The Wisdom of the Myths: How Greek Mythology Can Change Your Life Paperback
by Luc Ferry
More than 100,000 copies sold in France A fascinating new journey through Greek mythology that explains the myths' timeless lessons and meaning Heroes, gods, and mortals.
The Greek myths are the founding narratives of Western civilization: to understand them is to know the origins of philosophy, literature, art, science, law, and more.
Indeed, as Luc Ferry shows in this masterful book, they remain a great store of wisdom, as relevant to our lives today as ever before.
No mere legends or cliches ("Herculean task," "Pandora's box," "Achilles heel," etc.), these classic stories offer profound and manifold lessons, providing the first sustained attempt to answer fundamental human questions concerning "the good life," the burden of mortality, and how to find one's place in the world.
Vividly retelling the great tales of mythology and illuminating fresh new ways of understanding them, The Wisdom of the Myths will enlighten readers of all ages.
- Format: Paperback
- Pages: 416 pages
- Publisher: HarperCollins Publishers Inc
- Publication Date: 07/01/2014
- Category: Western philosophy: Ancient, to c 500
- ISBN: 9780062215451
- EPUB from £4.99
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Review by dark_phoenix54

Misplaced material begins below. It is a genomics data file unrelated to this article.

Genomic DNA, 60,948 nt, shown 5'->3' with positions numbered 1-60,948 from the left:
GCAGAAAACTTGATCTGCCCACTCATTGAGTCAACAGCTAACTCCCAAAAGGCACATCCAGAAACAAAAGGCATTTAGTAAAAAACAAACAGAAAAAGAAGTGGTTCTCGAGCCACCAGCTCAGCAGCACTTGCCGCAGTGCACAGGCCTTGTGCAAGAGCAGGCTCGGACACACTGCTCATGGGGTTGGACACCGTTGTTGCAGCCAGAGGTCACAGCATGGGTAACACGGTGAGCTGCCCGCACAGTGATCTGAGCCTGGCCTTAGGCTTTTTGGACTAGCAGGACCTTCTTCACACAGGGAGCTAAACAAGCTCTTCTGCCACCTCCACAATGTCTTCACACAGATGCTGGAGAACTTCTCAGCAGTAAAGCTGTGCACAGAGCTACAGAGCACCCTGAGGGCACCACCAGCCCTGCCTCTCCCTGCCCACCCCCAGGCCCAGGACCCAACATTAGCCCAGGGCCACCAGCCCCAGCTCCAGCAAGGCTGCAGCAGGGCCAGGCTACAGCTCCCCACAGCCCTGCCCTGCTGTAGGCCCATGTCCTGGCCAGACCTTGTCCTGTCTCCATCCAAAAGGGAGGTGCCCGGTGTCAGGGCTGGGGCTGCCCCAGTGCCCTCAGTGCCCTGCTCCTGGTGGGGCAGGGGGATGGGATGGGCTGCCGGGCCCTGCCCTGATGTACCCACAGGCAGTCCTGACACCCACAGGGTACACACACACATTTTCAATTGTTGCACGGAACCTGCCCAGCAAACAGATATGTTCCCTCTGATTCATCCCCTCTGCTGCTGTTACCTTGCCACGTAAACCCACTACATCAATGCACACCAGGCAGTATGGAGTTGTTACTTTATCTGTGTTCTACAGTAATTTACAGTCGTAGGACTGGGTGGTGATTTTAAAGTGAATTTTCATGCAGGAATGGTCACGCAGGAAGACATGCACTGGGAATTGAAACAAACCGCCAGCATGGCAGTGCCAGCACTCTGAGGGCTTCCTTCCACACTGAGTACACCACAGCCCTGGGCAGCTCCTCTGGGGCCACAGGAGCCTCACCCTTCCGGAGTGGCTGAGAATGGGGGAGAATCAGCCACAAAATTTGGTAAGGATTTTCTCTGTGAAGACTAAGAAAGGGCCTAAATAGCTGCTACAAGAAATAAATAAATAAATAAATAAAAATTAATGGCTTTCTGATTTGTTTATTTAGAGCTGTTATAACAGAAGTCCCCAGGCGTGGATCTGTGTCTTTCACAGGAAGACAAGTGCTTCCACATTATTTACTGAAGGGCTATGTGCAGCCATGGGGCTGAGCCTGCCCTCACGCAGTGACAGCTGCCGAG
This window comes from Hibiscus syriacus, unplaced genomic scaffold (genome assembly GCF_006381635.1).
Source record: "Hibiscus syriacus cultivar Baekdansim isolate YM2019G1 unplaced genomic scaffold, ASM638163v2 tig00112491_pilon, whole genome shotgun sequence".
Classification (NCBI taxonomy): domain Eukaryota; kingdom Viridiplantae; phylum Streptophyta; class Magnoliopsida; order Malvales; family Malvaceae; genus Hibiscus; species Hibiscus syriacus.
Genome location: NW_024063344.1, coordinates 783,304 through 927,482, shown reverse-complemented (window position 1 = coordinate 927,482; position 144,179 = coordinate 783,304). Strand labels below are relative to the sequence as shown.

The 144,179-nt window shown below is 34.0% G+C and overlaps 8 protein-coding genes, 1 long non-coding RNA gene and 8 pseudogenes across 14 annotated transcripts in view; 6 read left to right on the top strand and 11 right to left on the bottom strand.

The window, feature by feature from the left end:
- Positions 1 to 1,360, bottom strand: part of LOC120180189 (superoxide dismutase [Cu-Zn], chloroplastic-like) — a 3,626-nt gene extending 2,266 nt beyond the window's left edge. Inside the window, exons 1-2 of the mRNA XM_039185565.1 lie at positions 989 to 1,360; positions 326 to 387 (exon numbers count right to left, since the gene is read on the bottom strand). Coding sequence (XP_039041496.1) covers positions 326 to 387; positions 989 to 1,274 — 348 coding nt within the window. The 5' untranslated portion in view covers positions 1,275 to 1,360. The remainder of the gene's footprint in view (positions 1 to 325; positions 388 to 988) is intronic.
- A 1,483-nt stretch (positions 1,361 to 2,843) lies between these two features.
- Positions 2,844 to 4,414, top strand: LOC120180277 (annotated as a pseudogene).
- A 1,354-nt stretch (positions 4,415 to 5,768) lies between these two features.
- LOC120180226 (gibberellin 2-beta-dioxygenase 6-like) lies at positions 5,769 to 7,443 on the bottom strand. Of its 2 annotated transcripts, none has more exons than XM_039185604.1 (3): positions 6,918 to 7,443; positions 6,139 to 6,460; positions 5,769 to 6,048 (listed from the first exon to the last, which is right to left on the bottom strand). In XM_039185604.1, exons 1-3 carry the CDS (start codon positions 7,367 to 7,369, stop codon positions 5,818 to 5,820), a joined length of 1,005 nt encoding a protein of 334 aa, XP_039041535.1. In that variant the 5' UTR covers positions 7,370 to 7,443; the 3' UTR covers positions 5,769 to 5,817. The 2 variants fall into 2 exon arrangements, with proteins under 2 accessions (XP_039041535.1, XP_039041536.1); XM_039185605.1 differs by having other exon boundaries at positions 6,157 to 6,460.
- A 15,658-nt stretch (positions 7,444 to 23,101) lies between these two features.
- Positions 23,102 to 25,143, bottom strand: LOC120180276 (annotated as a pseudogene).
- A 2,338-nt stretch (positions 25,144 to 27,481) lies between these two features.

Author Luc Ferry is an award winning scholar and former French minister of national education. He knows his mythology, and goes back to the oldest sources he can find for his reading; in many cases, sources more than 2000 years old. He’s very thorough, and roots out the basic meaning of the oldest Greek myths: the creation, King Midas, the Odyssey, Oedipus and others. A lot of it all boils down to the opposing forces of chaos and order; order (as personified by Zeus et al) must continually beat chaos (as personified by the pre-Olympian gods, Gaia (earth) and Chronos who is time itself). Everyone and everything has a place in the universe, and those who try to go against this natural place have hubris, and will end up punished by the universe. No one can defeat death. Accept this, and get on with living the best life you can- in other words, be an expression of order. Even people who have never read the Greek myths know something about them; references to them abound in our vernacular (Oedipus complex, Midas touch, Pandora’s box, Achilles heel etc) so it pays to know where these references come from. The book is interesting; the author treats the myths, as philosophy, with respect rather than as childish tales. He shows how many of these myths connect with each other, and tells us why the things that happen to people happen. Sadly, making the connections means some repetition, but it’s not huge problem. Did reading this book allow me to change my life? No. I’m not even sure how understanding the myths can change my life; perhaps that means I still don’t understand them.